Whilst it is likely that the focus on Coronavirus will delay the announcement of further details, there is no indication that the commitment to Changing Places will be affected long-term.
COVID-19 was already considered a global outbreak when the budget was first announced. Plus, Scotland’s decision to implement new regulations from May demonstrates the importance of Changing Places as part of the future of British infrastructure.
I work on public building projects. What should I be doing now?
On 10th May 2020, Prime Minister Boris Johnson announced that the government would start to gradually ease the UK lockdown. Many industries, including construction workers, were encouraged to return to work.
This means hundreds of public building projects that had been delayed or cut back on will be getting going again.
Get ahead of the regulation changes
Architects, contractors, and property developers working on commercial buildings should start including Changing Places in all plans and designs for public buildings.
New building regulations might not be in full effect yet, but it’s clear that the public increasingly expect venues and attractions to be inclusive and accessible.
This is a fantastic change that the industry should embrace. Disabled people and their families have been restricted by inadequate facilities for far too long.
Investing in a Changing Places facility now isn’t just the ethical thing to do, there are many financial benefits.
The Purple Pound – a term referring to the spending power of the disabled community – is worth approximately £249 billion. A lack of appropriate facilities is one of the leading reasons people with disabilities choose not to visit a venue. So, providing a Changing Places toilet can open the door to a whole new customer base.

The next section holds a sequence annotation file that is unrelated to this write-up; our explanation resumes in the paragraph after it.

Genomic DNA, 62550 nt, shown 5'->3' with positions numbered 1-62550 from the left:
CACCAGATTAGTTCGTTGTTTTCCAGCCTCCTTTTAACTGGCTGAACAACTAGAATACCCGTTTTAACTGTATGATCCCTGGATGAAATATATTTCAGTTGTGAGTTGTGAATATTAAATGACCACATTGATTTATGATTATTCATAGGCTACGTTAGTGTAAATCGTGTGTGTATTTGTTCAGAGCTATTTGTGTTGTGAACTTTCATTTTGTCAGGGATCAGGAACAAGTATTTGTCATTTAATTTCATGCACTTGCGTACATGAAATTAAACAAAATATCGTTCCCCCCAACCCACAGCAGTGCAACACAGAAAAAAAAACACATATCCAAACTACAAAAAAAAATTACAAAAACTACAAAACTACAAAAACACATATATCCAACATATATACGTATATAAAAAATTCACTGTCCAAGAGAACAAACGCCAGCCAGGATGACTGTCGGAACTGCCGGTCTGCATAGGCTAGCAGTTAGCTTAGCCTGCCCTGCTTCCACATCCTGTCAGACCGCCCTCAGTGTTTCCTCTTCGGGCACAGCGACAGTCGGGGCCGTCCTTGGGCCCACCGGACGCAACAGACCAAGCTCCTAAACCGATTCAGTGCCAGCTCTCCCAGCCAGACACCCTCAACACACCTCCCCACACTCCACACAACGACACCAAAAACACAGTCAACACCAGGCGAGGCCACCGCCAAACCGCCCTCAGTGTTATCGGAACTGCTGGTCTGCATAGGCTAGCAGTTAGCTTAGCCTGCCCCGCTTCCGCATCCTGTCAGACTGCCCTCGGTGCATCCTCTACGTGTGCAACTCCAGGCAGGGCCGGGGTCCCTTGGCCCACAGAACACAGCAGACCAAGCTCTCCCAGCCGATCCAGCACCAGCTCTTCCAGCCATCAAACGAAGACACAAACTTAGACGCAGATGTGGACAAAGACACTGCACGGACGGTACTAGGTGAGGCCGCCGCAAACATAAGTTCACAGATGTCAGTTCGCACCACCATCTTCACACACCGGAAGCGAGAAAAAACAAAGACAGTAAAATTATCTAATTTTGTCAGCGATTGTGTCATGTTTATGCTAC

December 2020 is the provisional deadline for Changing Places becoming a legal requirement in new public buildings. Even if this date is delayed due to Coronavirus, any buildings that choose not to include a Changing Place now will quickly fall below standard.
Having to go back and install a Changing Place later is often more expensive than just including one from the beginning. Additional building work will usually be required to ensure there’s space to fulfil the minimum size requirement for a Changing Place.
Whether you’re back on-site, in the office or working from home, here are some practical steps architects and contractors can take now to prepare for the incoming Changing Places regulations.
By taking time to understand the building standards, specialist equipment required, and differences between Changing Places and standard accessible toilets you’ll be one step ahead of competitors. You’ll be confident discussing Changing Places requirements with clients and able to plan, design, specify and install inclusive toilet facilities.
Helpful resources for architects and contractors
- Changing Places & Accessible Toilets: A Comparison
- Introduction to Modular Changing Places
- BS8300:2009 Regulations
Changing Places Consultation
Everyone in the Innova team is thrilled by this announcement and the progress so far! We have worked on Changing Places projects for the last 10 years, installing over 100 facilities in that time.
If you need support and advice at any stage of a Changing Places project, please feel free to contact us. Our team of specialists will be more than happy to help.